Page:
Every time I pick up a new smartphone, tablet or gadget, I suddenly develop a mild case of sadism. "I bet I could snap this thing in half," I think to myself. I never do, but that overwhelming urge to bend expensive technology in on itself never goes away. At CES 2019, I finally encountered a gadget that could bend to my destructive will: The Royole FlexPai. The world's first foldable phone.
The idea of a bending, foldable smartphone display has been something Samsung showed off its latest bendable display prototype, Royole revealed the FlexPai, telling CNET in November that it wasn't a concept. It wasn't a prototype. It was a real phone that was already for sale in China., but none of the created in the pursuit of the flexible phone have made it to market. At least not until now. Shortly after
Now, that same device is making the rounds at CES 2019 -- and while it wasn't the first time the bendable phone has graced the pages of CNET, it was the first time our most destructive prone editor got their hands on it. So, after years of resisting the urge to snap my favorite tablet in half just to see if I could make it bend, I finally lived the dream. I folded the FlexPai in half. Quickly. Violently. It was immensely satisfying -- and when I was done, the tablet was perfectly fine.
That, it seems, is half of the phone's selling point. Yes, the FlexPai's foldable display allows it to transform between phone and tablet form factors, but it also means that the device is less susceptible to screen damage. The flexible, plastic screen won't crack or shatter in the way a glass display would, to the point that Royole calls it "virtually unbreakable." That kind of durability is certainly appealing. Unfortunately, the phone experience isn't.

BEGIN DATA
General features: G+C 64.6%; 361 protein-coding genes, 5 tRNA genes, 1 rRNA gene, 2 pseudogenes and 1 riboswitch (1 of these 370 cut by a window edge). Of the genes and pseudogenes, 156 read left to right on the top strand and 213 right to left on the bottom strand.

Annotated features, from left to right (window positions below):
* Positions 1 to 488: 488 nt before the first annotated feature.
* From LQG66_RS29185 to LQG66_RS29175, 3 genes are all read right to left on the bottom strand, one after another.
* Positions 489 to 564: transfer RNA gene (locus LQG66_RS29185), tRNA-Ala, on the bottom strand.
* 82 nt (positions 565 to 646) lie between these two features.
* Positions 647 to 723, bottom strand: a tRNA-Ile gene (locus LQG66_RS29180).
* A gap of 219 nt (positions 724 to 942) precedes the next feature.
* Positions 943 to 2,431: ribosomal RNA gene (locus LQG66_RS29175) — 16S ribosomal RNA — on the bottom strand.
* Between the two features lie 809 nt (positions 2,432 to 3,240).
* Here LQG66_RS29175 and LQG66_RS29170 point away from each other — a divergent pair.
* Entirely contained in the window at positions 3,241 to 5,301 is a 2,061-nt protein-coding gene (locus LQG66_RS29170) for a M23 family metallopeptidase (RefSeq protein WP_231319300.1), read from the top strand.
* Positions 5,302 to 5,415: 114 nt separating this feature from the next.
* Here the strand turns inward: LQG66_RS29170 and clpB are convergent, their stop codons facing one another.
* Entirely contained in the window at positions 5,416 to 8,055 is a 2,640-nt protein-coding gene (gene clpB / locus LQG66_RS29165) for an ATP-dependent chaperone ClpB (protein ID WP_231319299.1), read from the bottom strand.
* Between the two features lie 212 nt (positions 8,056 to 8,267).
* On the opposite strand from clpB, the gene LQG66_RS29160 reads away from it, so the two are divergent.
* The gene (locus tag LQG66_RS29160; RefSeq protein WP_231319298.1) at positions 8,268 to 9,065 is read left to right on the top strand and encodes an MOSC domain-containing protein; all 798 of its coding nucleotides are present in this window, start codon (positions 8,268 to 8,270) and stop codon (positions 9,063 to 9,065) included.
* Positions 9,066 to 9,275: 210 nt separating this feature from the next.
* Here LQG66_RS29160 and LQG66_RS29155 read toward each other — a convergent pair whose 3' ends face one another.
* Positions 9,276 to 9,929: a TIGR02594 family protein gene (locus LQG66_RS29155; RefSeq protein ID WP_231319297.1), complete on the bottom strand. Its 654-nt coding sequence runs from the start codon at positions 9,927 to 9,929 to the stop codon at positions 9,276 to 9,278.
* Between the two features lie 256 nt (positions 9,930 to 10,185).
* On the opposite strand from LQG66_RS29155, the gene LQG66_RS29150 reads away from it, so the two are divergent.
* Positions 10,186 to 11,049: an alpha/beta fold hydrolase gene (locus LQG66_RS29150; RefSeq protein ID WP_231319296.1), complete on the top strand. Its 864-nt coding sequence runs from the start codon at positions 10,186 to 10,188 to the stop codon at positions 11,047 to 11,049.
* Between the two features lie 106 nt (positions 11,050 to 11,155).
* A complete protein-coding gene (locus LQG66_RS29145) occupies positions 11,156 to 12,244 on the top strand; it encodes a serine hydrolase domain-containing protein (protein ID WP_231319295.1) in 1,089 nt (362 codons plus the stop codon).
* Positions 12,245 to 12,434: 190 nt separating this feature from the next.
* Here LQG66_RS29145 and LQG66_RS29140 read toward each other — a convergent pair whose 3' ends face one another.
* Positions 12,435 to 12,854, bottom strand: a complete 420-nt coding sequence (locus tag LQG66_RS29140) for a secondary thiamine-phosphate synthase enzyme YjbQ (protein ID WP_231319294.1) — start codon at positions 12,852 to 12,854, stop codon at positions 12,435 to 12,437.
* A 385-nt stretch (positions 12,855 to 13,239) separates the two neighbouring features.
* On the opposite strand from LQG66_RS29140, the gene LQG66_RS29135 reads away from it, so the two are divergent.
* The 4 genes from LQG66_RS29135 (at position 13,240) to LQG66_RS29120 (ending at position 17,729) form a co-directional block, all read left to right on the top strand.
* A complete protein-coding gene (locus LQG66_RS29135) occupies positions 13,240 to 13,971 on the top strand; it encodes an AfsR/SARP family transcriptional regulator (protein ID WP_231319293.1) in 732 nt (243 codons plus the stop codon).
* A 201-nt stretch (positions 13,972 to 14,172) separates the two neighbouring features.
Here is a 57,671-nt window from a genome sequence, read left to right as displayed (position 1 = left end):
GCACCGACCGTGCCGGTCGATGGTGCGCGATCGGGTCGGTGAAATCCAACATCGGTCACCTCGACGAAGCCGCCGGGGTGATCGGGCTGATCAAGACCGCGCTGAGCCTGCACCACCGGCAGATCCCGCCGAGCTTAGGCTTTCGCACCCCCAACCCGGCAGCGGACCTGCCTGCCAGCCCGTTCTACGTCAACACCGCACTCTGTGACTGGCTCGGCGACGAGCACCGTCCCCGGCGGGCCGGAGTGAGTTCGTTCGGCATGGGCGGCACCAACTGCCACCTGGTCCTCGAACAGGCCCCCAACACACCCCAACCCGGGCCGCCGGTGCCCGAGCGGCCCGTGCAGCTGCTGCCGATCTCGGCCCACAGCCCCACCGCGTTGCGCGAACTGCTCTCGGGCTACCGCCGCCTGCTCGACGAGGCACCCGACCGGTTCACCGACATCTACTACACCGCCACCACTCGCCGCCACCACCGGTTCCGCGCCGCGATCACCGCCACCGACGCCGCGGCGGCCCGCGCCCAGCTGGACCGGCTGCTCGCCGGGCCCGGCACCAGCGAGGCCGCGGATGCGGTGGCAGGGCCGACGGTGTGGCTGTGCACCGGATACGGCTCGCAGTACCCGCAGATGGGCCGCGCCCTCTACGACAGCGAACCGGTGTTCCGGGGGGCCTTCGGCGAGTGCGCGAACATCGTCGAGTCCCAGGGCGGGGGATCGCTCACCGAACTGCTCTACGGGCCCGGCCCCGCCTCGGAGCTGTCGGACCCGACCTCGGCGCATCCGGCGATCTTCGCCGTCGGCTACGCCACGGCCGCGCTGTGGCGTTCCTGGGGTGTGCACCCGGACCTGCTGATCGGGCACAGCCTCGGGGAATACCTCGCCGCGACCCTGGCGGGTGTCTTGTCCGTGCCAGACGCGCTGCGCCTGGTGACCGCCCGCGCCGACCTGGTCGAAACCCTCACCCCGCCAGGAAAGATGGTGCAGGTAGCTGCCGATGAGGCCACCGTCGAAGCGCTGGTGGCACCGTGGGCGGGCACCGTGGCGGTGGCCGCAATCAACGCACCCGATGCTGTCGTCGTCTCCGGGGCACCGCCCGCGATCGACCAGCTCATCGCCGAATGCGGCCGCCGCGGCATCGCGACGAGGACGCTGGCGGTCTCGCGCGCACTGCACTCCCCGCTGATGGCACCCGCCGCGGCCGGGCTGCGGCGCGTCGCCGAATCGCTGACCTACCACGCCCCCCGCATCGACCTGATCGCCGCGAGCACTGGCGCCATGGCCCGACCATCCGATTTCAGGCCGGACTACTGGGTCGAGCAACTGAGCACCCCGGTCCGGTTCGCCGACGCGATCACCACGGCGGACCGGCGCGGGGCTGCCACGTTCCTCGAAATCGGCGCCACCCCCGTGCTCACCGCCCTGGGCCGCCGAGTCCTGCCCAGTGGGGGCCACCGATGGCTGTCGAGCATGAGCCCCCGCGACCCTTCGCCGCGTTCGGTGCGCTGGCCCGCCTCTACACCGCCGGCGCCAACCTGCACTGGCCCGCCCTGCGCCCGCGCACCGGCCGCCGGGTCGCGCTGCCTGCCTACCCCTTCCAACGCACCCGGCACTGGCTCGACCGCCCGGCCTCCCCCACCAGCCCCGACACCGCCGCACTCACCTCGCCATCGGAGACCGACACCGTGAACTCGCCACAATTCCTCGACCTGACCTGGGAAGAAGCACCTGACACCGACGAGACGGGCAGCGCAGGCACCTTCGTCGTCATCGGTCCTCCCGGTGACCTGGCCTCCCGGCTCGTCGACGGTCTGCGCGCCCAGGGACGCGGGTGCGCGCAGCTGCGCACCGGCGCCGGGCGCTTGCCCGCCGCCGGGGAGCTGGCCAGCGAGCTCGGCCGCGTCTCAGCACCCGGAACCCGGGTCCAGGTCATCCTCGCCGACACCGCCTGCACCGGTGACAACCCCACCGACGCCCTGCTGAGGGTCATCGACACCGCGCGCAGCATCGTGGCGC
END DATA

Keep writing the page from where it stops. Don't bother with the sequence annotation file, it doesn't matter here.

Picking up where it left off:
The Flexpai is technically an Android 9 device, but to make Google's OS play nice with the phone's unique display, Royole had bake in a some heavy tweaks. The resulting experience is called "Water OS," named for the way icons seem to flow across the screen as it's unfolded. At least, that's how it's supposed to work -- in practice, the phone often glitched out and changed apps as I unfolded it, the result of the screen reading my fingers on the opposite side of the fold as I bent the device.
On the other hand, there's a true delight in the FlexPai's namesake feature. The plastic that encases the phone feels a little cheap, but the gimmick itself doesn't. The bright AMOLED display looks stunning no matter which way you bend it.
All told, the world's first flexible phone is a very mixed experience. There's a cathartic joy in being able to bend the device any which way, but it feels like an incomplete experience. It's not a prototype, but it doesn't feel like a device that's fully ready for market, either. That's probably why Royole is only releasing it internationally as a $1,318 developer kit -- hoping to attract developers interested in what might be the future of flagship smartphones.
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